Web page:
Customizing your macOS Terminal

Customizing your macOS Terminal

As a developer or DevOp, you're likely to spend a lot of time in the Terminal, and you've probably already customized its appearance to suit you, but what about the prompt name?

The text that appears before the $ sign is the Terminal prompt name. This, by default, is set to.



This can take up a lot of valuable real estate on each line of the Terminal, depending on what you've named your computer. To change the default prompt, you'll need to make a change to your .bash_profile file.

Open up a new Terminal window and type the following command to ensure we're in the home directory

cd ~/

Type ls -la to show the contents of your Home directory and check if a .bash_profile exists.

If it does not exists, go ahead and create one with the command

touch .bash_profile

Changing your Terminal prompt

Edit '.bash_profile' with your default or favorite text editor, in my case it's Vim, with the following command

vi .bash_profile

press i (insert) and enter the following line

export PS1="\u$ "

and save by tapping esc key and type in :wq,(FYI: this is specific to the Vim editor). The \u flag sets the prompt to your username (in my case, Abayomi). Remember to keep a space after the $ symbol to make things easier to read in practice.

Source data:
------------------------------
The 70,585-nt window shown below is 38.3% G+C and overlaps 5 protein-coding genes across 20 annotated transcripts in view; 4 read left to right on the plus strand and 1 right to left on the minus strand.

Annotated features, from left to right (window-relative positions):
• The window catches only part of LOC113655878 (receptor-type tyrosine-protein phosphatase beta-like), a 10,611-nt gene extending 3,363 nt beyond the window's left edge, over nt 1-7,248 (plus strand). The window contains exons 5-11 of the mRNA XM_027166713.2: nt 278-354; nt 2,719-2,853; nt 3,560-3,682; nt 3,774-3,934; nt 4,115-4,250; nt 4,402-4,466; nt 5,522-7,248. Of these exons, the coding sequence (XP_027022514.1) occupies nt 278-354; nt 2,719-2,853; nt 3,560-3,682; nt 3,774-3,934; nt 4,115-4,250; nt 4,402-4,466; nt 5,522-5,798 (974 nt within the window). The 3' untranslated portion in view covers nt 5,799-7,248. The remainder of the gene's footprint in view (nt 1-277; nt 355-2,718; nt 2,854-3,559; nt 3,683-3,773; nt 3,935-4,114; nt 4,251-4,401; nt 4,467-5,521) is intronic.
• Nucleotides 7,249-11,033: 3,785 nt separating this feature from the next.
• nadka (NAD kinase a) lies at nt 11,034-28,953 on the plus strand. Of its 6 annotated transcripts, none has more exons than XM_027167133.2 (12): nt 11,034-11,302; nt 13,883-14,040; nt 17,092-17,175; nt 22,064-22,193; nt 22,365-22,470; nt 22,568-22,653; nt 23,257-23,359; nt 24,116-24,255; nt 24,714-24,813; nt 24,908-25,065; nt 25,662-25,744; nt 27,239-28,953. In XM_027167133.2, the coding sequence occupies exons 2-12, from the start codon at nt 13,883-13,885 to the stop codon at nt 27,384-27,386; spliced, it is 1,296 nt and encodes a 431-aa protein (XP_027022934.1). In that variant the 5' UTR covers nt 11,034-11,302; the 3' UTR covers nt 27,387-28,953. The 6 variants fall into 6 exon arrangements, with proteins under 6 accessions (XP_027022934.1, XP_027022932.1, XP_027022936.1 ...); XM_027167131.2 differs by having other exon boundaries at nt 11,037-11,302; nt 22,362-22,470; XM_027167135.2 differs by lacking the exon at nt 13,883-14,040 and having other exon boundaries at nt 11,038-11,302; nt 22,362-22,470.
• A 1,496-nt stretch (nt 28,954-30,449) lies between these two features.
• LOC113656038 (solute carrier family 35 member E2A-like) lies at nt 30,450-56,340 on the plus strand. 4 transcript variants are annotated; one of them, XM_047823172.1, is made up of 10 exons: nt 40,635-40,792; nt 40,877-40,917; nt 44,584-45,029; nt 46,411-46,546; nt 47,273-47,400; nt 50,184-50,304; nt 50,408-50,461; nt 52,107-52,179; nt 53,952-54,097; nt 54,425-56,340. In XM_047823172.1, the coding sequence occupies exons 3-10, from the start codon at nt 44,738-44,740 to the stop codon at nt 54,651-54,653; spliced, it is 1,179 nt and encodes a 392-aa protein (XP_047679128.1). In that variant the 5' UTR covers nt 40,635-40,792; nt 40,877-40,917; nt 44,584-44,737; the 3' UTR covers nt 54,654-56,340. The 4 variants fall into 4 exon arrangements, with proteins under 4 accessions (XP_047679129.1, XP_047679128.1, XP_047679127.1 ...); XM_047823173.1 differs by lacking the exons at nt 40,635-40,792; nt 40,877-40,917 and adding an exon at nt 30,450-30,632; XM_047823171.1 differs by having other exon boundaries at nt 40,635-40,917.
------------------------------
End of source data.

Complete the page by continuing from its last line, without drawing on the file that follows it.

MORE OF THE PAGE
Quit Terminal and relaunch to see your new prompt in action.

A little extra

With a little extra customization, my line looks like the following

export PS1="\u ~ >> "

and I ended uo with the following prompt


More Options for customizing the prompt

The following are a few common flags you can use to customize your Terminal prompt:

\d – Current date
\t – Current time
\h – Hostname
# – Command number
\u – User name

Going further

There are several options for customizing your Terminal prompt including custom strings, timestamps colors and even emoji